By Andrew Nowell
A Salford culture and arts centre based in a 200-year-old cotton spinning mill hopes to draw the local community together after successfully staging its first Open Day.
Islington Mill, on James Street, attracted around 100 people to speak to volunteers about the centre’s range of events and enjoy music from a band playing vegetables.
Chakra meditation, tours of the mill’s 49 music studios and leaflets for the venue’s gig were also on offer.
Director Mark Carlin, 33, said: “The day has gone well, and a lot of people came down here for the first time.
“It’s brilliant to have new people here, especially as we’re down a side street, so we have no passing trade.”
He added: “Islington Mill is an alternative space, we don’t deal with big companies.
“It doesn’t often repeat itself, which can make it confusing but also exciting.
“It’s an unusual thing in Salford, or even in Greater Manchester.”
Mark says the mill’s activities attract a diverse audience.
He said: “As we are an events-based venue, the people who come here are into alternative scenes.
“If you are into what is happening, it appeals to a lot of people from a lot of different backgrounds, but it’s not totally across the board.”
The afternoon courtyard performance from the Veggie Band drew a large crowd in the sunshine while showing the serious messages at the heart of Islington Mill’s activities.
While the band’s bizarre range of improvised music played on carrot pan pipes, percussion pumpkins and a large metal cooking pot both entertained and mystified onlookers, the performance also spread ideas about environmentalism and vegetarianism.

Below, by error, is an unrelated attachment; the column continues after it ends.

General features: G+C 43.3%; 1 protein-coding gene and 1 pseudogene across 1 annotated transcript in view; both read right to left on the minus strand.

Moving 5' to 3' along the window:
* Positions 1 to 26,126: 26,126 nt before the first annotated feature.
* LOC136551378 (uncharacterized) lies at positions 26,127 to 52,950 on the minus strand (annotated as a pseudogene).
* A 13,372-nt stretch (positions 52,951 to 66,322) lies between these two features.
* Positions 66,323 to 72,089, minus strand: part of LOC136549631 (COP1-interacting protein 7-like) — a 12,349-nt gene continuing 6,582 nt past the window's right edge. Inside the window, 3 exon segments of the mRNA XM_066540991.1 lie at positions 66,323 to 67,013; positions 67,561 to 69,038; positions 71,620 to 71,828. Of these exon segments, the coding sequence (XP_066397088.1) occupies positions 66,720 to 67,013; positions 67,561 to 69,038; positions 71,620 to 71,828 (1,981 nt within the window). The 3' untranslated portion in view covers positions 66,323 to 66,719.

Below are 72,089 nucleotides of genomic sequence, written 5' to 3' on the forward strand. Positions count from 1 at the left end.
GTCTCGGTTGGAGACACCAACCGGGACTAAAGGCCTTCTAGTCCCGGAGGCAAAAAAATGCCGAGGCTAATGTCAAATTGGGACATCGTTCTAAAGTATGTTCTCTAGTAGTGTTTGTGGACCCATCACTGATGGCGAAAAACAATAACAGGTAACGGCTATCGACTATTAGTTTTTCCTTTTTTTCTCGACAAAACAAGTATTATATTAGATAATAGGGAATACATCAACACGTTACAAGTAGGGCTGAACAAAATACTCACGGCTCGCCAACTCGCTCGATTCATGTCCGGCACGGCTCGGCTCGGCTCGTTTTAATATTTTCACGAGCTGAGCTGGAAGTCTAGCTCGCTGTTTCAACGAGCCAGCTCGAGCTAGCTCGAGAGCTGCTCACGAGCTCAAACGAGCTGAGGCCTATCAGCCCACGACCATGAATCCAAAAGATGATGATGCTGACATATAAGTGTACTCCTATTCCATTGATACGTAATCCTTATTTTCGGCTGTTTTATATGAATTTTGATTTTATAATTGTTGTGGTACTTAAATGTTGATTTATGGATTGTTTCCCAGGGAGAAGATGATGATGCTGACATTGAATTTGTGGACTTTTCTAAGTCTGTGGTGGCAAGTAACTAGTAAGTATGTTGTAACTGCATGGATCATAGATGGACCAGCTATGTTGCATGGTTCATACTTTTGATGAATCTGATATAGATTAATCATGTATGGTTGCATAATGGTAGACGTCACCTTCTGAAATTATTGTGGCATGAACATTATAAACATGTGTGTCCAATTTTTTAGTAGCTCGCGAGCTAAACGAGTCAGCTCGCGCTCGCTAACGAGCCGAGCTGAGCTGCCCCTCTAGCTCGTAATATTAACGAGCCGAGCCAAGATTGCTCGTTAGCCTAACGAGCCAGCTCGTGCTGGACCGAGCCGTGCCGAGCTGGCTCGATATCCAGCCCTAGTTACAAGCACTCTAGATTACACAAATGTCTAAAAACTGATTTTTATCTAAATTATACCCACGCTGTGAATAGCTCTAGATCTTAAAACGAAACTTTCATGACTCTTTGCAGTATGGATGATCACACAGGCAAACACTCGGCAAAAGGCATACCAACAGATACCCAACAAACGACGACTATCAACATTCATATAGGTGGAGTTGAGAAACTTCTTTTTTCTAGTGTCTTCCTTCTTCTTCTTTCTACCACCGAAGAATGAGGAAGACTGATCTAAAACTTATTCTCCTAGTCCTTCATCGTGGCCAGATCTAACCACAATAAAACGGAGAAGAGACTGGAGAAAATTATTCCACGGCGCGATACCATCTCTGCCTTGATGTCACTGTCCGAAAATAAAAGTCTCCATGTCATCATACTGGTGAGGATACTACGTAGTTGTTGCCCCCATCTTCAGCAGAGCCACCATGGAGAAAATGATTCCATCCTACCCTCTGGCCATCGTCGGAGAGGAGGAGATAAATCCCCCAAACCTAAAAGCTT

One of the Mill’s biggest projects is Art Academy, a free art school run by a group of students disillusioned with university art courses.
The academy has links with artists across Europe and its activities include reading groups, regular critiques of student work by outside artists and collaborative projects.
Maurice Carlin, 35, who helps run the Art Academy, said: “It could be seen as a political gesture, going against the mainstream.”
Recent projects include work on 1980s protest T-shirts made with the help of the Working Class Movement Library, and a Library Theatre exhibition called Craftworks exploring obsolete technical processes such as letter press printing.
Maurice helped found the academy three years ago after becoming dissatisfied with the comparatively rigid boundaries of the alternative music scene.
He said: “Art seemed open with possibilities in a way that music didn’t.”
The venue will mark the Royal Wedding with a series of events called Off With Their Heads, including an attempt to make the world’s longest wedding dress from plastic bags.
The mill is also starting its Sunday Market, involving local people bringing home produce or skills down to the mill.
The first market will be held on April 24.
Organiser Camille Smithwick, 23, said: “We’ve got people who make their own clothes, soaps, jams and vintage traders coming down.
“I want it to be for everyone, for students, people from Salford, old, young, anyone.
“I want the market to offer something for everyone, not just vintage or just craft.”
For more information visit www.islingtonmill.com.